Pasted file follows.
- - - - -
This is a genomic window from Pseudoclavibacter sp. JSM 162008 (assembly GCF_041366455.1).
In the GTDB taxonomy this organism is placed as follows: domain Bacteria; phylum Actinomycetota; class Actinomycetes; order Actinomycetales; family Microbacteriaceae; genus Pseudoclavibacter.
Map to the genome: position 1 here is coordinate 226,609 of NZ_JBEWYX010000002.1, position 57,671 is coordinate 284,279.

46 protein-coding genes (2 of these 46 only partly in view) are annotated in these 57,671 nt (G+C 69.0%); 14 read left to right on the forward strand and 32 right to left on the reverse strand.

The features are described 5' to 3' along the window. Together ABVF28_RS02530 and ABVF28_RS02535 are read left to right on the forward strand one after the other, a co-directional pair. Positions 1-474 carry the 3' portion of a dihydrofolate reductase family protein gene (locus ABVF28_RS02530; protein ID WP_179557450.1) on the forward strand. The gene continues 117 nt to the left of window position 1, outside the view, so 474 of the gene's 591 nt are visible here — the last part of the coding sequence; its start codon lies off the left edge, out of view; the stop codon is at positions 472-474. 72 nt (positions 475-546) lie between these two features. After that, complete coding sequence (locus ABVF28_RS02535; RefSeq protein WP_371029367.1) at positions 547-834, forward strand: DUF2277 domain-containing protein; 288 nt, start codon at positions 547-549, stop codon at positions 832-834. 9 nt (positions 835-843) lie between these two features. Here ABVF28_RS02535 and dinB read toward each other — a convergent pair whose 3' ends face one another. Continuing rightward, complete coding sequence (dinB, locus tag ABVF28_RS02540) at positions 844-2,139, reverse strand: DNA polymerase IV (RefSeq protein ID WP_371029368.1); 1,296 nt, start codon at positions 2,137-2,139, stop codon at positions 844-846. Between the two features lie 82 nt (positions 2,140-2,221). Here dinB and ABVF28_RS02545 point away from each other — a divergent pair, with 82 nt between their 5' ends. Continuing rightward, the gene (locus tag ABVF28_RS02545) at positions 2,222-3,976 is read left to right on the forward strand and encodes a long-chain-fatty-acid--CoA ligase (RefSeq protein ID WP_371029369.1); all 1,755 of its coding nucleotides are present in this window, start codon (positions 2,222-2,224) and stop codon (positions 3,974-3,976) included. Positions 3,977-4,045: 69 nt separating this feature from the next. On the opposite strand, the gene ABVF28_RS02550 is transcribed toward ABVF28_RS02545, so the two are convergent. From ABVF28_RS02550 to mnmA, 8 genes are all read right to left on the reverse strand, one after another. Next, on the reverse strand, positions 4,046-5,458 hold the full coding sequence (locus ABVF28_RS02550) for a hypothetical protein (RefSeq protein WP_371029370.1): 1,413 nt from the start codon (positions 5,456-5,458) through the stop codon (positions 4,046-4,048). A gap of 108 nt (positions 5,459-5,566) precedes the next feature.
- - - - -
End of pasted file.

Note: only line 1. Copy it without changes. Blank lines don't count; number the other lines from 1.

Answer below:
This is a genomic window from Pseudoclavibacter sp. JSM 162008 (assembly GCF_041366455.1).